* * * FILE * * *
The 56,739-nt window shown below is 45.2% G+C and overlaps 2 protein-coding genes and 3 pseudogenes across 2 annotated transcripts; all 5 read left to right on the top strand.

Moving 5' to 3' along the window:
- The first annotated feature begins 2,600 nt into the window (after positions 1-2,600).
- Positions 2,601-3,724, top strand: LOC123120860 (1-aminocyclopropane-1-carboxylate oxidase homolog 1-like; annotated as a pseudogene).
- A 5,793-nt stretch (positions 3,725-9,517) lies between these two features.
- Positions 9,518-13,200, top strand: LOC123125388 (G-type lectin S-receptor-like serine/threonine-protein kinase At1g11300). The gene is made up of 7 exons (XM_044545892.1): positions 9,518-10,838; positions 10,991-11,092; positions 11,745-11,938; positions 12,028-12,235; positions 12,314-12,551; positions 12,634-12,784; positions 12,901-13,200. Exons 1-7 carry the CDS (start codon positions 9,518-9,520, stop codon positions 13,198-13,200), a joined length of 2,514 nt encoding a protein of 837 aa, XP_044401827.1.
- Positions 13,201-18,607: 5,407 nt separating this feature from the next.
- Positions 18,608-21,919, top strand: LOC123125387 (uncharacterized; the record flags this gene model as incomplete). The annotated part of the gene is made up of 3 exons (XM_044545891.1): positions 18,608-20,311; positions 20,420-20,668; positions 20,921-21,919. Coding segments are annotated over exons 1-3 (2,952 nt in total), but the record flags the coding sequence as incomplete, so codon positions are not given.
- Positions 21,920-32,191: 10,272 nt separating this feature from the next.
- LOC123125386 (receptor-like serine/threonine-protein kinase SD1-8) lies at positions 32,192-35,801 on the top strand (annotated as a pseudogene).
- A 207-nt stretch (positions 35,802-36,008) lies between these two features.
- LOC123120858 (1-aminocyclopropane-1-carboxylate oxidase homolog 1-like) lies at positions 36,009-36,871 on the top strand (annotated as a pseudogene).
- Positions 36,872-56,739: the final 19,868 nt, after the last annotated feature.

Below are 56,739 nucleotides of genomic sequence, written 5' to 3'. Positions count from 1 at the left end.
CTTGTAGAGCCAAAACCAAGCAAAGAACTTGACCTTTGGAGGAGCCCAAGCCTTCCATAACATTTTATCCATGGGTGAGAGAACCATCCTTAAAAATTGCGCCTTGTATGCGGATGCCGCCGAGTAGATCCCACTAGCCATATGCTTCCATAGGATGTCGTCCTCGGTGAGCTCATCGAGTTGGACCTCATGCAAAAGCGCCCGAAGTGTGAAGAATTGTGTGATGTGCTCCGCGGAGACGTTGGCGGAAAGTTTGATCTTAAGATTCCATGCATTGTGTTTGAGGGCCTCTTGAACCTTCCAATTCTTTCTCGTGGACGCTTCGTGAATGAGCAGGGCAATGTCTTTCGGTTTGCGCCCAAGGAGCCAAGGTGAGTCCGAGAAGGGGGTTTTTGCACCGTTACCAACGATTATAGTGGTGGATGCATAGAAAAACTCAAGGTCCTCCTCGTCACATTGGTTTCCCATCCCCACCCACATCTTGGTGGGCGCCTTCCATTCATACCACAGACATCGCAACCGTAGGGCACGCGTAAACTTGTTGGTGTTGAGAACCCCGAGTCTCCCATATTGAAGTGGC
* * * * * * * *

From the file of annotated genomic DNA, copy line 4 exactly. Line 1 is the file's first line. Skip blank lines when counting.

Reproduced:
- Positions 2,601-3,724, top strand: LOC123120860 (1-aminocyclopropane-1-carboxylate oxidase homolog 1-like; annotated as a pseudogene).